I have discussed before the psychology and biology of altruism and compassion (see here and here). It seems more and more scientific evidence is pointing to both the naturalness and beneficence of kindness towards others — which is ultimately not all that surprising given the inherently social nature of our species. Communities starting from the family unit up thrive optimally when its members look after each other, are cooperative and harmonious, and cultivate a sense of togetherness and mutual trust.
The positive health effects, both mental and physical, help reinforce and reward this behavior, as well as signify how much better we thrive as individuals when we are not feeling stressed, insecure, or threatened by the predations of others. It goes without saying that not having to worry as much about crime, exploitation, and the other consequences of a cruel and predatory society wonders to your life satisfaction and overall well-being.
But a study at the University of California, Berkeley, part of the Greater Good Project, wants to look more deeply into what exactly happens to our minds and bodies when we either participant in a good deed or simply just witness one. Read the details and results below. It is a long excerpt but well worth reading.
In this study, 104 college students watched a couple of videos depicting either heroic, compassionate acts or just amusing situations, while researchers took measurements of their heart rate and medial prefrontal cortex activity. Activity in the medial prefrontal cortex is associated with higher-level cognitive process, such as empathy and “theory of mind”—our ability to predict social behavior—and is thought to be involved in experiences of moral elevation.
The researchers also measured respiratory sinus arrhythmia, an indicator of activity in the parasympathetic nervous system or PNS (our calming, self-soothing system), while heart rate indicates activity in the sympathetic nervous system or SNS (our arousal, “fight or flight” system). Because PNS activity is associated with warm feelings towards others and bonding behavior, the researchers expected activation in the PNS during moral elevation. Their results showed a different pattern: During peak emotional points in the videos, participants who watched the elevation-inspiring videos experienced dual activation—increases in both the PNS and the SNS—while those watching the merely amusing videos did not experience either.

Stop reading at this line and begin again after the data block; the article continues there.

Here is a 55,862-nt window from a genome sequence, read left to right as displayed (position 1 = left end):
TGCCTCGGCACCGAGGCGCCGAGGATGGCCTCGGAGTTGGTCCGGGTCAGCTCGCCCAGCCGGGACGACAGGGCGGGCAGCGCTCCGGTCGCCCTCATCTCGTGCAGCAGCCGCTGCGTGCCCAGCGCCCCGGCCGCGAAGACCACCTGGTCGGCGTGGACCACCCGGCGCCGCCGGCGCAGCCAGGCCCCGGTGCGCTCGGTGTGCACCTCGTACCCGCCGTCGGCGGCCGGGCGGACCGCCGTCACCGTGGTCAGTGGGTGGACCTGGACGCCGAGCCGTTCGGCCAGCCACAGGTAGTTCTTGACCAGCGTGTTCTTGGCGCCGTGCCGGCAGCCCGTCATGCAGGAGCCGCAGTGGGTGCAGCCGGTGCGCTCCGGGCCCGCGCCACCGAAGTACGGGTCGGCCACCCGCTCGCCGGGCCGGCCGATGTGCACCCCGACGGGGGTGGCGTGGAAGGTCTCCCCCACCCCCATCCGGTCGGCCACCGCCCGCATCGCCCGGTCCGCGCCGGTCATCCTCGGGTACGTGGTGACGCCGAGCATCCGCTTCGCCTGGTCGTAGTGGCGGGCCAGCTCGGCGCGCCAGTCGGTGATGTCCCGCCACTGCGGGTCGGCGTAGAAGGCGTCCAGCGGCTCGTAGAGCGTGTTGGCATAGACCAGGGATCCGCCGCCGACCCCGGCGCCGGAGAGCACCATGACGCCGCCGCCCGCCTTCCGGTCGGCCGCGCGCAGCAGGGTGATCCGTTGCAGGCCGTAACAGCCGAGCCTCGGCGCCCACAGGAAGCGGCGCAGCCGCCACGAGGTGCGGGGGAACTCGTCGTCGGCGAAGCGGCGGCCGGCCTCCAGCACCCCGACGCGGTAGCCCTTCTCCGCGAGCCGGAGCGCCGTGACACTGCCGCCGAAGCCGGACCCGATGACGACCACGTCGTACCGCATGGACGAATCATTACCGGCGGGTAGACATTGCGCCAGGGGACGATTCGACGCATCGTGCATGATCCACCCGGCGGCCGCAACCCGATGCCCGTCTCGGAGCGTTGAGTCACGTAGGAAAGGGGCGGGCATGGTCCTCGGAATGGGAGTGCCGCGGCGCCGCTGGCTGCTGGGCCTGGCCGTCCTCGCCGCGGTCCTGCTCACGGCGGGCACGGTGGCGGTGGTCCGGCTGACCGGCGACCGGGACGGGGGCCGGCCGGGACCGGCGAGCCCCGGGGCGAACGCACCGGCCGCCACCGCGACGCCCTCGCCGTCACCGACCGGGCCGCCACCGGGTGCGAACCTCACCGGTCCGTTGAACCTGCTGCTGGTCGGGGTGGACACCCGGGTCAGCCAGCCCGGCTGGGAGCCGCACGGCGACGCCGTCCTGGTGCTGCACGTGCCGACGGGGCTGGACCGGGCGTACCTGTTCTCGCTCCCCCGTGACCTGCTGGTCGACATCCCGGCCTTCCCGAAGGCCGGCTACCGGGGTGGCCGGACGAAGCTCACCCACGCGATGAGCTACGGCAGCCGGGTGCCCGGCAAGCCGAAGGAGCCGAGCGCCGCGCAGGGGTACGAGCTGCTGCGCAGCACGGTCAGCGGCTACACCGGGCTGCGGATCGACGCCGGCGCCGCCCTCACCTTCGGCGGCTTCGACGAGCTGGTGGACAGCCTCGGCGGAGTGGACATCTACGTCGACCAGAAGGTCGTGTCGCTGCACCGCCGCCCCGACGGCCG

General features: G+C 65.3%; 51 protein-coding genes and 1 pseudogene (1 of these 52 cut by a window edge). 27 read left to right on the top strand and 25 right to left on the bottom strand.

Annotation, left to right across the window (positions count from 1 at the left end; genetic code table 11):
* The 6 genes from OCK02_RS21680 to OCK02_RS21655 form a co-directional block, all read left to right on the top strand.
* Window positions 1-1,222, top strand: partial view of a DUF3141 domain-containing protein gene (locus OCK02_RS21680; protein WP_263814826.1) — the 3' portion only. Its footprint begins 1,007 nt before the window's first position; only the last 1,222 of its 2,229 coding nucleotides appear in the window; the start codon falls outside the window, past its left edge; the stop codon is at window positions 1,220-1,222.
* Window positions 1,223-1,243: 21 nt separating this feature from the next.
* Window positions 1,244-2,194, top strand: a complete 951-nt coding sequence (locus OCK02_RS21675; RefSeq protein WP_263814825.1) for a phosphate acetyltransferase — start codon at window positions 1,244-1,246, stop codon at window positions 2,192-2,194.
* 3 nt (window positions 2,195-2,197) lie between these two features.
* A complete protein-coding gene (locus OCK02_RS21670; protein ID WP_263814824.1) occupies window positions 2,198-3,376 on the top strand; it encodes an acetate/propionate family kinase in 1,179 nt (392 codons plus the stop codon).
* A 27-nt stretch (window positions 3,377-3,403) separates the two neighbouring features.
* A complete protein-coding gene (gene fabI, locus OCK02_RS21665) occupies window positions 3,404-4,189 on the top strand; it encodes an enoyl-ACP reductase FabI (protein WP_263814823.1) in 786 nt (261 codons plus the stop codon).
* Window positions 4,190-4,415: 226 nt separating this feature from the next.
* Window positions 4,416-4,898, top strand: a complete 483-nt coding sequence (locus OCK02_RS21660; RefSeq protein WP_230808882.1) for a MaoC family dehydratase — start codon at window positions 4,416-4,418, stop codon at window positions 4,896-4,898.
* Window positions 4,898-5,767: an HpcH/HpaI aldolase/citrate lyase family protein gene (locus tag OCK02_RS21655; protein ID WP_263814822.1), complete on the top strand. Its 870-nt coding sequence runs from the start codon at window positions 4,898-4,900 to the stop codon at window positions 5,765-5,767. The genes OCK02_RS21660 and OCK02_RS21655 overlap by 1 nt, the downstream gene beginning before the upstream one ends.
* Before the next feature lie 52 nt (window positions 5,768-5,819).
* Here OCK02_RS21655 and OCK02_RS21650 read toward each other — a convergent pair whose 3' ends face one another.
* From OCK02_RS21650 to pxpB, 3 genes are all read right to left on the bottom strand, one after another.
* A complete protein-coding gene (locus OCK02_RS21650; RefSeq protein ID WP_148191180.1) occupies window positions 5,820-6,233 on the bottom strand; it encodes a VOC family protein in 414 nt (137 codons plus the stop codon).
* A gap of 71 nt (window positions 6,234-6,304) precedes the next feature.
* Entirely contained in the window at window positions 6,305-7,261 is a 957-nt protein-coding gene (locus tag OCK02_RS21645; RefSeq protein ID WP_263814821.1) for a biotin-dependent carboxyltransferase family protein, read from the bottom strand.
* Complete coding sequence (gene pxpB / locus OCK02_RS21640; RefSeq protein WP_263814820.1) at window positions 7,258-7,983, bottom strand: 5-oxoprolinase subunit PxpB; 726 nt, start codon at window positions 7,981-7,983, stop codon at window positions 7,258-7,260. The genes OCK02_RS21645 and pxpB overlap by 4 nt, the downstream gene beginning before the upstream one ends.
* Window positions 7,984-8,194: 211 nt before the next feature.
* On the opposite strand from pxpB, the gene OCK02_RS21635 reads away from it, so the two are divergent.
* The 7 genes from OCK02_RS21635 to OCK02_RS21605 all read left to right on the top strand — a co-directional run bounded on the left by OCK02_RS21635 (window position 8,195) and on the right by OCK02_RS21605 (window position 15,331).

This dual activation during elevation surprised Sarina Saturn, a researcher at the Oregon State University and one of the authors in the study. “This is a really uncommon pattern, where you see both of these systems recruited for one emotion”, says Saturn, a former Hornaday Postdoctoral Fellow with the Greater Good Science Center.
After looking into the literature further, she says, the findings began to make sense. Dual activation of the PNS and SNS occurs in situations that involve attending to others in a prosocial way while also needing to stay alert and aroused, such as during parenting and sexual activity. Moral elevation must involve a similar pattern, which makes some sense: To see a compassionate act, we must witness suffering, and that’s stressful. However, once we see the suffering alleviated through an altruistic act, it calms our heart (through the PNS), allowing us to get past the stress and give us that pleasant, warm glow feeling. This feeling is probably what calms our hearts enough to give us the motivation to “pay it forward” by acting altruistically in the future.